After this year's hotly contested midterm elections, pressing questions have emerged about the integrity of the voting process in Southern states.
Voters across the region were forced to endure long lines, closed polling places, malfunctioning voting machines, and voter intimidation. There were also complaints about voting machines flipping voters' choices in North Carolina, South Carolina and Texas. Faulty machines also impeded voters in North Carolina and Texas, while registration issues were reported in Georgia and Tennessee.
Civil rights groups and election officials responded to thousands of reports of voting irregularities across the country. For example, Election Protection, the nation's largest nonpartisan voter protection coalition, assisted more than 31,000 voters on Election Day through its hotlines. It identified problems including a lack of preparation by election officials and voter suppression tactics.
Because of these problems, many voters were forced to cast provisional ballots, which aren't always counted. In North Carolina, more than 35,000 voters were offered provisional ballots this year, while the unofficial count in Georgia surpassed 21,000.
"Much work remains to be done to strengthen and improve the way elections are run in our country to ensure that no eligible American is disenfranchised or silenced," said Kristen Clarke, president and executive director of the Lawyers' Committee for Civil Rights Under Law, which leads Election Protection. She added that "some officials remain bent on locking out voters of color."
Here are some of the specific issues voters around the South faced during early voting and on Election Day:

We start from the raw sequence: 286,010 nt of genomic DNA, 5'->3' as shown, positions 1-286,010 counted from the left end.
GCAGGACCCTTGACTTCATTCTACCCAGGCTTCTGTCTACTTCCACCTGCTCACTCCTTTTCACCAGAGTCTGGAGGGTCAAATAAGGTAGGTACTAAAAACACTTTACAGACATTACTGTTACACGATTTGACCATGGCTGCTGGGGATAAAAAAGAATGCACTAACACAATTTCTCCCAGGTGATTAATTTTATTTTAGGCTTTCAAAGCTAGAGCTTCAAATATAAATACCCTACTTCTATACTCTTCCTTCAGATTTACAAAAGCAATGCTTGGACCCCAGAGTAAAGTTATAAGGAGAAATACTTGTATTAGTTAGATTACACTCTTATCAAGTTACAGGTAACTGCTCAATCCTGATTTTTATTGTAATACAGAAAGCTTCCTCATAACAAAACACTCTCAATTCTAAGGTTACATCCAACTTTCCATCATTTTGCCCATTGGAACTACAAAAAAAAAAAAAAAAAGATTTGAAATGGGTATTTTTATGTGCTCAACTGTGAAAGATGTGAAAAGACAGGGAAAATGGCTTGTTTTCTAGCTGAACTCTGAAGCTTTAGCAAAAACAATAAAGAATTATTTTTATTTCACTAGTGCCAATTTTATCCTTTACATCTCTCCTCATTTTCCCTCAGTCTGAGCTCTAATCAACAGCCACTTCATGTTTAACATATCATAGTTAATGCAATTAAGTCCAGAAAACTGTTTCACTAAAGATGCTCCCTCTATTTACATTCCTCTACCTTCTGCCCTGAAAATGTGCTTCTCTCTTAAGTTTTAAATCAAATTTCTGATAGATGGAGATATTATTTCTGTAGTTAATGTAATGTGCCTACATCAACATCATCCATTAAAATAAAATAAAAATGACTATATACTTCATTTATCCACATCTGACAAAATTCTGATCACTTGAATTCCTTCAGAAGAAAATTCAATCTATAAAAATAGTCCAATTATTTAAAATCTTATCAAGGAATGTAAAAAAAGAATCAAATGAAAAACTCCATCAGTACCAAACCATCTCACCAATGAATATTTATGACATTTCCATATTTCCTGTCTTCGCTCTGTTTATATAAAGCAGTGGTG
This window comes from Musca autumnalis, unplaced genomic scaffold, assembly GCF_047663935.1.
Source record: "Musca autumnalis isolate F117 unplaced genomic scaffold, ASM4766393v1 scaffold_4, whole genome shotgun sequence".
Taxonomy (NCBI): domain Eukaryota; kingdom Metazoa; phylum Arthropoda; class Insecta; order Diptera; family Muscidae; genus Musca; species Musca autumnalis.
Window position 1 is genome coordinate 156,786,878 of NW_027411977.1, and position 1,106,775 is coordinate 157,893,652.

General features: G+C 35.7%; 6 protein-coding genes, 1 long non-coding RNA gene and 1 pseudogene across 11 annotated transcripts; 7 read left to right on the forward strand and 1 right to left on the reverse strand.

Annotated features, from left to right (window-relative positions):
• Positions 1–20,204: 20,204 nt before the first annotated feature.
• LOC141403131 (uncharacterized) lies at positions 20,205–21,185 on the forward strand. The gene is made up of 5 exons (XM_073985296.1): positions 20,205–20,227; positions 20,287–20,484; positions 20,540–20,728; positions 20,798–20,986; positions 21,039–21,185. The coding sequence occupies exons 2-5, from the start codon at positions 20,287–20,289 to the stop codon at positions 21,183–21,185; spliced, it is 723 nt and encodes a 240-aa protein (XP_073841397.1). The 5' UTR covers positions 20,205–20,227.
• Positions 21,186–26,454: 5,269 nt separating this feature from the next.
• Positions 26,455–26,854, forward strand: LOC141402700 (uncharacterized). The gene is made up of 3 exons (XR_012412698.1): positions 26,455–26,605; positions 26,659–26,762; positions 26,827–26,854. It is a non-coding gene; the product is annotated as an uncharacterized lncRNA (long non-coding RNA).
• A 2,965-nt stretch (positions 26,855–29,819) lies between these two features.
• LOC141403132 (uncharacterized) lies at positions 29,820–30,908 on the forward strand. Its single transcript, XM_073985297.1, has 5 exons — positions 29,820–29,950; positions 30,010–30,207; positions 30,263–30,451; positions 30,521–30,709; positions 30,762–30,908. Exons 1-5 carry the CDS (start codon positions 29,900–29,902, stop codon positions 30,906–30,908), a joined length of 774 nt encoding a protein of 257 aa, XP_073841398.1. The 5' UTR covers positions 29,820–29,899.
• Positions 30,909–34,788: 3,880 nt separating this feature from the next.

- With recounts underway in Florida for the close U.S. Senate and gubernatorial races, reports of voting problems continue to surface. Voters there faced machine glitches, problematic ballots, and long lines. In Miami-Dade County during the final hours of early voting, voters waited in long lines after ballot-printing machines malfunctioned. Other voters were turned away from polling places because of inconsistencies with signatures on identification cards.
- Voters also encountered problems in Georgia, where a narrow margin separates Democratic gubernatorial candidate Stacey Abrams from Republican Brian Kemp, who oversaw the election as secretary of state. The governor's race generated much enthusiasm and heavy turnout, leading to the extension of voting hours to accommodate long lines at some polling precincts. In Fulton County, home to Atlanta, some voters waited three hours to cast ballots after local election officials sent only three voting machines to serve more than 3,000 registered voters. In Gwinnett County, part of the Atlanta metro area, defective machines forced poll workers to pass out provisional paper ballots until the devices could be replaced.
- In North Carolina, voters in populous Wake and Cumberland counties encountered problems with machines failing to accept ballots when voters tried to insert them — a problem that state election officials attributed to high humidity and large ballot size. Similar problems also occurred in rural Halifax County.
- Voters in Tennessee faced long lines and power outages. In Davidson County, home of Nashville, turnout was 109 percent higher than in the 2016 presidential election, contributing to long waits. One polling place in Knoxville lost power on Election Day following overnight storms, forcing voters to cast paper ballots outside.
- In Texas, voters reported that electronic voting machines switched selections for Democratic candidates to Republicans. Experts blamed the errors on outdated software and machines, some purchased as long as 15 years ago. The technological issues also contributed to long lines, leading a federal judge to order officials to keep nine polling locations near Houston open an extra hour longer. There were also reports of voter intimidation during early voting in Dallas County that included name-calling and interrogating of voters waiting in line.
"This election proves American people want a 21st century democracy but are standing in lines caused by antiquated and malfunctioning machines trying to overcome districts that require a historic turnout to be competitive," said Karen Hobert Flynn, president of the voting rights advocacy group Common Cause.